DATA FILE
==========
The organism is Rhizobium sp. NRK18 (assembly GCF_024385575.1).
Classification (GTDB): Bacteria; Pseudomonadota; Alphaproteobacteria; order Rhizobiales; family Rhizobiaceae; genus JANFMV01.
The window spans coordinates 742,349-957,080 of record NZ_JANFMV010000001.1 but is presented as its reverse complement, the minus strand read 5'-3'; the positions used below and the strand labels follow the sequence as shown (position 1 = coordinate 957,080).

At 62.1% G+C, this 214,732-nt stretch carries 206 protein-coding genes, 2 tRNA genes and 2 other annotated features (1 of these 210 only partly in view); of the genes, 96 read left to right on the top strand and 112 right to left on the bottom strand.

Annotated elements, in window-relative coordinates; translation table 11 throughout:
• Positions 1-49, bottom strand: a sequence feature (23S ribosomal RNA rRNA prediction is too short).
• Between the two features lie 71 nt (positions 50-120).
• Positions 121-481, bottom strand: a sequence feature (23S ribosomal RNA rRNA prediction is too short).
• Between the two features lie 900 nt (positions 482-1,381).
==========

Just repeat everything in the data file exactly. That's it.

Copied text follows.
The organism is Rhizobium sp. NRK18 (assembly GCF_024385575.1).
Classification (GTDB): Bacteria; Pseudomonadota; Alphaproteobacteria; order Rhizobiales; family Rhizobiaceae; genus JANFMV01.
The window spans coordinates 742,349-957,080 of record NZ_JANFMV010000001.1 but is presented as its reverse complement, the minus strand read 5'-3'; the positions used below and the strand labels follow the sequence as shown (position 1 = coordinate 957,080).

At 62.1% G+C, this 214,732-nt stretch carries 206 protein-coding genes, 2 tRNA genes and 2 other annotated features (1 of these 210 only partly in view); of the genes, 96 read left to right on the top strand and 112 right to left on the bottom strand.

Annotated elements, in window-relative coordinates; translation table 11 throughout:
• Positions 1-49, bottom strand: a sequence feature (23S ribosomal RNA rRNA prediction is too short).
• Between the two features lie 71 nt (positions 50-120).
• Positions 121-481, bottom strand: a sequence feature (23S ribosomal RNA rRNA prediction is too short).
• Between the two features lie 900 nt (positions 482-1,381).